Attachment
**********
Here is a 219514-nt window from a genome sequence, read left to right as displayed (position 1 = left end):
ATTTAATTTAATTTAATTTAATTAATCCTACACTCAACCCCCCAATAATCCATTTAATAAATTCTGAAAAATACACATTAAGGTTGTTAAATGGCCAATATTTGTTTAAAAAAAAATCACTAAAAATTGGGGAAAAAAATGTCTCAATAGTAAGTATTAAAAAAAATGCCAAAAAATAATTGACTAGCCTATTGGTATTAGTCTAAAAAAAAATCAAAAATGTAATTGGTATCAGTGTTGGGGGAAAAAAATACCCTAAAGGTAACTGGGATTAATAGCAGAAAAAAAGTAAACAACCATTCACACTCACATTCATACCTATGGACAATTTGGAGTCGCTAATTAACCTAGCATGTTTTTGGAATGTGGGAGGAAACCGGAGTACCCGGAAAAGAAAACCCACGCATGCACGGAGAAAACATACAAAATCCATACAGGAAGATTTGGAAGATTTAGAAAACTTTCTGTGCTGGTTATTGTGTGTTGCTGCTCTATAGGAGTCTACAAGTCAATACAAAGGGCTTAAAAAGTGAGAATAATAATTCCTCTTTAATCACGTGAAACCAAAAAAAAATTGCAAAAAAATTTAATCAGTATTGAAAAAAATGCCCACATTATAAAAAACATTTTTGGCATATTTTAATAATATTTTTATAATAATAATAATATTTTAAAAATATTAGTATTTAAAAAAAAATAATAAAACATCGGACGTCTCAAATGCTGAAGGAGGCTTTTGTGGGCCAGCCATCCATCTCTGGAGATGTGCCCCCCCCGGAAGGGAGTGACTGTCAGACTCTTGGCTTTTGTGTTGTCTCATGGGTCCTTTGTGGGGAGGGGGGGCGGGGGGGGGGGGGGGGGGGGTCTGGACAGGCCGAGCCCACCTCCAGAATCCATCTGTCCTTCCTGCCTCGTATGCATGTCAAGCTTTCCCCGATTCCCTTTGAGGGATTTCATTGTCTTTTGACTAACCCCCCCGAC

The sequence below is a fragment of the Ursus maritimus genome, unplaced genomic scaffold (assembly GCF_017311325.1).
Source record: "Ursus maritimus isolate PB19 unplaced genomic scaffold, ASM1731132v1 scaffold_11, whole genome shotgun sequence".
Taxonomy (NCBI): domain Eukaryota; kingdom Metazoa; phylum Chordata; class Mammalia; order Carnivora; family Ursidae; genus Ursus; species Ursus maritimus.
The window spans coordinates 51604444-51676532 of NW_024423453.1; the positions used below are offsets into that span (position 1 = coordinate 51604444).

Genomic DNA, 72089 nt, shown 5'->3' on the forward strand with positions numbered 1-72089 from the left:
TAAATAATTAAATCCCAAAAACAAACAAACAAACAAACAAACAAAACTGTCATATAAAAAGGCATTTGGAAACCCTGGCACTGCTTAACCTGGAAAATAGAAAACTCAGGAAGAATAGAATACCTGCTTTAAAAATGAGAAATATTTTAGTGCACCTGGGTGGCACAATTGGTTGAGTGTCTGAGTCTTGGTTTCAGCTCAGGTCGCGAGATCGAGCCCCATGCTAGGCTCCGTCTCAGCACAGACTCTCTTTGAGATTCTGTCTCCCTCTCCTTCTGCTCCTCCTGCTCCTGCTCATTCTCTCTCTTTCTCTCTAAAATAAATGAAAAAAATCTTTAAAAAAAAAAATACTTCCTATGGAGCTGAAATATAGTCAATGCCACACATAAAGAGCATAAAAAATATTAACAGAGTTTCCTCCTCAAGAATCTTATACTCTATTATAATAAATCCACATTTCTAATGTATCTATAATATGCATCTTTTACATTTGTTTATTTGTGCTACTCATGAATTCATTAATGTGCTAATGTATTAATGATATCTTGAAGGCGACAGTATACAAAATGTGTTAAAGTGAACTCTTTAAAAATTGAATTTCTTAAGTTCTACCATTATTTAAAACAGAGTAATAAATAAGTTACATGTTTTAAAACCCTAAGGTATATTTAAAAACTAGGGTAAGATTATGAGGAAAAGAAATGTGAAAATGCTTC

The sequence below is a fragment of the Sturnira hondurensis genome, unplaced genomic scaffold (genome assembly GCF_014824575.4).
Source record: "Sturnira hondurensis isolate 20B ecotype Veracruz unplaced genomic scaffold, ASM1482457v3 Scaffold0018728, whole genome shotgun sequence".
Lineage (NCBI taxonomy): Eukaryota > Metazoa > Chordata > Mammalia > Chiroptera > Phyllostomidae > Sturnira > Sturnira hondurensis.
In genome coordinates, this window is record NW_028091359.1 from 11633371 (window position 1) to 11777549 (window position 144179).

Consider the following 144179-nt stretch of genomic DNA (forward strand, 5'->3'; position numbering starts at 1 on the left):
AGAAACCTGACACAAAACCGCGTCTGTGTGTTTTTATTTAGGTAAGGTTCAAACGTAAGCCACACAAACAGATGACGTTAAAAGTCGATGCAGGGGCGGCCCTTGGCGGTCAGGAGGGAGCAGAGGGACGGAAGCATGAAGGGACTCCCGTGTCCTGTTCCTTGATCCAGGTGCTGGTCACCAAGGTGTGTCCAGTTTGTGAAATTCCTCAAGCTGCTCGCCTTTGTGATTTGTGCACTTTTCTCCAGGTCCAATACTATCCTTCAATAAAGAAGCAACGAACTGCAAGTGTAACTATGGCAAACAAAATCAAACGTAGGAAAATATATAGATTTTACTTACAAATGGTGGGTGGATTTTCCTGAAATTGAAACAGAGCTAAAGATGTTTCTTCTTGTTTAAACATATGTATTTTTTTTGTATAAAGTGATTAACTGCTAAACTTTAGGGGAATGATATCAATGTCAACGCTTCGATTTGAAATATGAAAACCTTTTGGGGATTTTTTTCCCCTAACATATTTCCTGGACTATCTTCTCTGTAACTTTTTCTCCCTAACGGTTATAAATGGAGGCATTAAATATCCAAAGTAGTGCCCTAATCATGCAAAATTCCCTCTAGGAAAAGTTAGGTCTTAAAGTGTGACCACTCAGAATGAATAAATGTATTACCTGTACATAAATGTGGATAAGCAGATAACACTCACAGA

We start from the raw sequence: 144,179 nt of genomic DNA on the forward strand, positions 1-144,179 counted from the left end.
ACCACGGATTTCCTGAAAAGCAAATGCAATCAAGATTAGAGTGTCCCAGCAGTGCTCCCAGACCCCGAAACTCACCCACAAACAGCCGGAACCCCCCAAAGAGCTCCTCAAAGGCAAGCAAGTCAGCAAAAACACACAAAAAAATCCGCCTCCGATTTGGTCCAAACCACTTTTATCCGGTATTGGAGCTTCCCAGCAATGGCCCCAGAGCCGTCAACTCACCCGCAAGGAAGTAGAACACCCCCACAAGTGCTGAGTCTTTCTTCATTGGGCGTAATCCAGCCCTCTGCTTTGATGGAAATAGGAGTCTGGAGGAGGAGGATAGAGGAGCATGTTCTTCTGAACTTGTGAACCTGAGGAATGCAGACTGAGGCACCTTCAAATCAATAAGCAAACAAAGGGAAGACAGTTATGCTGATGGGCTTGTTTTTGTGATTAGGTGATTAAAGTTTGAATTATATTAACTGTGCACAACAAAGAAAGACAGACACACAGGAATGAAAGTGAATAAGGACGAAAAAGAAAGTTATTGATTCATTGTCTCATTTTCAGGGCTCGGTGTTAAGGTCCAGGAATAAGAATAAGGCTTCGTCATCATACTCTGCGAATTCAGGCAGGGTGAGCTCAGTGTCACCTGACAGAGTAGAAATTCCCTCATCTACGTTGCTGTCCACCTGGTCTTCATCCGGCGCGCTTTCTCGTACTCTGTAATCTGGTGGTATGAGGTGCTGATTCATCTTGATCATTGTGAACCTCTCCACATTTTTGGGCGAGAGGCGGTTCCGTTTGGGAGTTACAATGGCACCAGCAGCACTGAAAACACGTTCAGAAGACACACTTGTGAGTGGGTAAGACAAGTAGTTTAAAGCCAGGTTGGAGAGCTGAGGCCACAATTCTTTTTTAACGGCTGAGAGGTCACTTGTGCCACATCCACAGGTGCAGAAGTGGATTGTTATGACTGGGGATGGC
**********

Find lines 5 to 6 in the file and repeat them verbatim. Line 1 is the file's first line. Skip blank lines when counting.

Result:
Taxonomy (NCBI): domain Eukaryota; kingdom Metazoa; phylum Chordata; class Mammalia; order Carnivora; family Ursidae; genus Ursus; species Ursus maritimus.
The window spans coordinates 51604444-51676532 of NW_024423453.1; the positions used below are offsets into that span (position 1 = coordinate 51604444).